Where My Reputation Don't Precede Me

If I'm not listening to Sam Cooke when I'm baking, I'm listening to country. I was listening to country when I made this week's Bourbon Peach Tart, because what else would I listen to when I'm cooking with bourbon?

I love country music. I wouldn't admit that until about four years ago. I know all the words to almost every Trisha Yearwood, Garth Brooks, Patsy Cline, Reba McEntire, Shania Twain song, even the obscure ones because if I didn't have the album, my mom did, or my cousin did, or my mamaw did. Country music, like baking, calms me down. Both of them have a certain order to them, both of them help tell a story. I was raised on country music and the stories that country songs told. I was twenty-four before I embraced my love for the songs and the genre. I'd internalized the white trash stigma that came with loving country music. In country music, people live in trailers. People are poor. Folks drink Bud Light. I didn't think I was allowed to admit those things about myself or my life, and liking country music meant I had to.   

Country music will break your heart if you’ll let it. It’ll disappoint you too. 

For those who think country music is just about heartbreak and drinking, you aren't wrong, but you aren't right either. Listen to Miranda Lambert, the Pistol Annies; listen to McEntire's cover of "The Night the Lights Went Out in Georgia" or Julie Roberts' "Break Down Here." These are songs about resilience, about secrets, about leaving home and returning. In Lambert's recent single "Vice," she croons "If you need me, I'll be where my reputation don't precede me." I don't know how many times I've felt like that in my life. Really good country music artists can weave a story into their songs like no one else. Country music is as much a part of me as my college education, as the stories I write, the people I love. It taught me rhythm, taught me to listen to language, to hear the differences in the way people speak and how that can be beautiful. Country music taught me to be patient and country music let me be a version of myself that for a long time, I didn't feel I could. Country music will break your heart if you'll let it. It'll disappoint you too. 

Justin Ewing took this photo while we were driving around Cave Run Lake in Morehead, Kentucky. Tell me he isn't good and tell me this place isn't beautiful. I dare you.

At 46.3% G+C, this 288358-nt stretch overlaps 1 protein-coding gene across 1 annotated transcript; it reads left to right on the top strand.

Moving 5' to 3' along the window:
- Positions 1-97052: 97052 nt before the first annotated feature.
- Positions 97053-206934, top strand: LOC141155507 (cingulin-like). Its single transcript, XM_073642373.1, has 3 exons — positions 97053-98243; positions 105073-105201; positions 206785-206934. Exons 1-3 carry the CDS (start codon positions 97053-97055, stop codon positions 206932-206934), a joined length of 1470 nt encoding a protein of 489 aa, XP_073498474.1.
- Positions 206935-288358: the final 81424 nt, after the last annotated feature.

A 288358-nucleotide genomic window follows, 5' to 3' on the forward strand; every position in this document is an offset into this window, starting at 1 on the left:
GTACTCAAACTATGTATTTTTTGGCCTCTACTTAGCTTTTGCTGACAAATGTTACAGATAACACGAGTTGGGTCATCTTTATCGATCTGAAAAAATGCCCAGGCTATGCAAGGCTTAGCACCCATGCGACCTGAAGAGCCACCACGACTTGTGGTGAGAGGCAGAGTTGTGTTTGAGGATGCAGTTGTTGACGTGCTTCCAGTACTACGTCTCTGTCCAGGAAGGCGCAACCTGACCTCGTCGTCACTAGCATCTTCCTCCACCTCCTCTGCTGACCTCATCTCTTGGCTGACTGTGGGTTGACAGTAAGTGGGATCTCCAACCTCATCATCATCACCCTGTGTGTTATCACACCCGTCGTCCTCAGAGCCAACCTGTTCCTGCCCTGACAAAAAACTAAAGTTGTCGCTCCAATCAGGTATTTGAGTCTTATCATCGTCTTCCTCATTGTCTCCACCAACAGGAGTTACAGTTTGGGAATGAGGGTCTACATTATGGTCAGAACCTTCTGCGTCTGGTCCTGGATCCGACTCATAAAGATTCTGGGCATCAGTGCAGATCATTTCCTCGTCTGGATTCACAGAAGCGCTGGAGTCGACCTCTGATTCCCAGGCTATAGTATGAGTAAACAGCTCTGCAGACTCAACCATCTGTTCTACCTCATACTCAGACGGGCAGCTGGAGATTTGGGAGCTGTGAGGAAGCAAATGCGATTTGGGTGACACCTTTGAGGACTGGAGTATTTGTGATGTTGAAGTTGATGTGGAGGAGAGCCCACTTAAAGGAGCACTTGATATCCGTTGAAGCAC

Justin Ewing took this photo while we were driving around Cave Run Lake in Morehead, Kentucky. Tell me he isn't good and tell me this place isn't beautiful. I dare you.

The Backstreet Boys performed with Florida Georgia Line at the ACM Awards on April 2. I didn't watch the show; I didn't know they performed; I don't like Florida Georgia Line. But the next morning, the Backstreet Boys were trending. I'm a good nineties kid, I wanted to know the news. It was all hoorays - Tim McGraw hollering his head off, Carrie Underwood singing every word along with the iconic boy band. It disappointed the hell out of me. I remember a very different reception for a much more relevant and talented artist at the 2016 CMA Awards. The Dixie Chicks (Talk about another country powerhouse. Listen to "Not Ready to Make Nice" anytime you're angry - it really does the trick.) and Beyonce performed "Daddy Lessons" at the awards. The next day, the news was that country music didn't need Beyonce, that she isn't even country (total bull shit, which you can read more about here). Travis Tritt, a 1990s country music legend, went on a Twitter tirade (I'm not going to link it, but it's easy to find if you're interested) about Beyonce's appearance and wanted to know when the BET Awards planned on inviting a country artist (seriously, who gave this jackass a microphone?). Where was all the fury a few months later when the Backstreet Boys performed at another country music award show? It was nowhere to be found. It was never about pop versus country; it was about race and politics. About a powerful, successful, black artist taking a stage occupied predominantly by white artists and about the refusal to acknowledge the impact that artists of color have had on the genre.

It's hard to love something when you see all the flaws. Or to love something when it means admitting something hard about who you are and where you came from. I've been thinking about identity and shutting identity out, denying parts of ourselves. I don't live in eastern Kentucky anymore, I haven't for almost ten years, but that's where I grew up, it's where most of my family still lives, it's why I think most everything will taste better with a bit of bourbon in it, and it's still a big part of who I am. It's the reason I love country music. Kentucky is where I learned to write. It's the setting for a good majority of my work. Denying my love for country music, denying where I grew up, doesn't serve anyone. It doesn't serve the people I meet who won't have a full understanding of my perspective or the opportunity to hear about a culture they may not understand, and it certainly doesn't serve my family and my region by enforcing the idea that my heritage is something to be hidden or ashamed of. The more we hide it, the less we critique it and the less we understand it, which means there's far less potential for growth and change.

Next week I'll post about choux pastry, and even when I'm baking a French-ass pastry, I'll be listening to country, because I am both things. I'm both a woman from Appalachia who spent a lot of her childhood barefoot on a farm, and a baker obsessed with macarons and choux who left home and got a little more perspective on her roots, even the complicated, ugly parts. Thanks for coming along.